Departing from the building's public lobby, tours of SIA take place on a mile-long stretch of catwalk above the vast factory, which sprawls over an area of more than 3 million square feet. The immense scale of this plant and its operations is brought to life by a few statistics. The factory has nearly 11 miles of conveyors (seven miles in the paint department alone). The transfer press used to stamp out body parts from rolls of steel is three stories high—not including another two stories under the factory floor. Working in tandem, the employees and machines at SIA crank out 20,000 cars per month.
In the stamping section, newly shipped rolls of steel are uncoiled, flattened, washed, cut, and formed into the major body parts of each car. An overhead crane delivers coils of steel from the storage area to the blanking press, which flattens them into sheets and then slices them into "blanks" in roughly the shape of car parts. From here the blanks go to any of five massive transfer presses, where 500 tons of pressure shape the steel into finished parts.
Body assembly is where robots and associates assemble the parts into a vehicle. A typical car has 4,000 separate welds, nearly 99% of them made by the 266 robots operating here. Doors, hoods, trunks, and tailgates are also added at this point, as well as sealant on the doors for protection against leaks. Next comes the paint shop, which has three levels and 74 robots.
The area for trim and final assembly is where robots leave off and human beings really take over. Here more than 600 employees join painted car bodies with engine and drive components. They install wiring, lights, and interiors, combine bodies and frames, and assemble the drive and suspension components. Once parts have been installed and the cars are filled up with gasoline, oil, and brake fluid, each is sent to the tester line for quality control. The cars are then washed with a high-pressure water bath and then prepared for shipment anywhere in North or South America.
This tour will be featured in the next edition of Watch It Made in the U.S.A. Meanwhile, you can read about other tours in the current edition of the book.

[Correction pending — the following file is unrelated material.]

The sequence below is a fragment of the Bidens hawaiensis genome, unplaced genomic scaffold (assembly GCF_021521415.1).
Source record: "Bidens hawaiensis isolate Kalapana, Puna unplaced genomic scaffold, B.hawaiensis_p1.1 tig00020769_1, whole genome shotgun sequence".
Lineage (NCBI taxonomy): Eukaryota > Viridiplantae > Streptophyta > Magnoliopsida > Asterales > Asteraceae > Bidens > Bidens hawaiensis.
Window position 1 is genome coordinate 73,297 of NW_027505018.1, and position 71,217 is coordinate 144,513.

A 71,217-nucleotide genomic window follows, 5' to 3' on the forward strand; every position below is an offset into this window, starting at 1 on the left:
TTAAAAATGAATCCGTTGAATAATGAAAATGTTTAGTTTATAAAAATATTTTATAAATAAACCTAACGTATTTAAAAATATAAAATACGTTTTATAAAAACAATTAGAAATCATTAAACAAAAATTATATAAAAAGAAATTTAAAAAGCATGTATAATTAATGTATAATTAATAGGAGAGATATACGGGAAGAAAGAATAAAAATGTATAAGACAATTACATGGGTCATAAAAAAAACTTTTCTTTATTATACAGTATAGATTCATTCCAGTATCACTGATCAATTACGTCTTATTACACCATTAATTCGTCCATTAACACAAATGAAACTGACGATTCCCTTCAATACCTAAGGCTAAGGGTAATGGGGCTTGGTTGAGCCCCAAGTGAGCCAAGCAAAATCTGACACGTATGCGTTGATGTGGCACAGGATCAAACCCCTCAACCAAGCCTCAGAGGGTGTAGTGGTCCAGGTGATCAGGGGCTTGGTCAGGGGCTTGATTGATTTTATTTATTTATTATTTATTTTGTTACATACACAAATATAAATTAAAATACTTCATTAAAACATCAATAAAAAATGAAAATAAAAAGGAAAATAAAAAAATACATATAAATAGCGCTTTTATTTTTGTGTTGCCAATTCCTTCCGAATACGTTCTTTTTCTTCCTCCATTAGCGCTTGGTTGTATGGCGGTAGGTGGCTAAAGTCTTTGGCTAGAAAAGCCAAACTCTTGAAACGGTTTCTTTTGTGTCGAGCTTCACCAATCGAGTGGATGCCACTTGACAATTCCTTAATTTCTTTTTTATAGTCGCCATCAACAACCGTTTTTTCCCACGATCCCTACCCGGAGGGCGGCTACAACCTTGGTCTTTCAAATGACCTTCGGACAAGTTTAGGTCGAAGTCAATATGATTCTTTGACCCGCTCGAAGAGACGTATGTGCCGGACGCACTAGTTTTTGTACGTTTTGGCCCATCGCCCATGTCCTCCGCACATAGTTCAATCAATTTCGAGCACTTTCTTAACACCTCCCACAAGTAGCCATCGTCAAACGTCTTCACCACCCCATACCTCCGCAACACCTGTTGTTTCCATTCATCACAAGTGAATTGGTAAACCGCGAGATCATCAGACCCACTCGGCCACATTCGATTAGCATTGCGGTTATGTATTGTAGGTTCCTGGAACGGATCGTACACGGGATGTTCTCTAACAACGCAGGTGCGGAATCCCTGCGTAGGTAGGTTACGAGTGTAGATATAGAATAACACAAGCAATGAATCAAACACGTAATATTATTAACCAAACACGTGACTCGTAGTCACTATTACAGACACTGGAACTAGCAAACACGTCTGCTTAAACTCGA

Guided tours of the gifting facility take you into the center of the operation. You start with a video and a brief history of the company, which began with the single small cookie store that Debbi Fields founded during 1977 in Palo Alto, California. After this introduction, you head toward the bakery, a sizeable space about as large as a basketball court. There are no passive viewing windows here: you don a hairnet and step right into the action. The strong aroma of cookies that greeted you when you set foot in the building now surges and fills your head with the bliss of baking pastry as staff members deftly prepare trays of cookies to be whisked into ovens.
The packaging lines are in the bakery too. Gift batches of freshly baked cookies are set in colorful tins or decorative baskets, complete with hand-tied bows. You then follow their progress to the warehouse and shipping dock, where gift packages are sent all over the United States. Perhaps the most amazing thing here is the giant storage freezer. At 20,000 cubic feet, it can keep a city's worth of pastry fresh until shipping. Tours end at the outlet store, where you can find gift packages of cookies made right in the bakery.
This tour will be featured in the next edition of Watch It Made in the U.S.A. Meanwhile, you can read about other confectionary tours in the current edition of the book.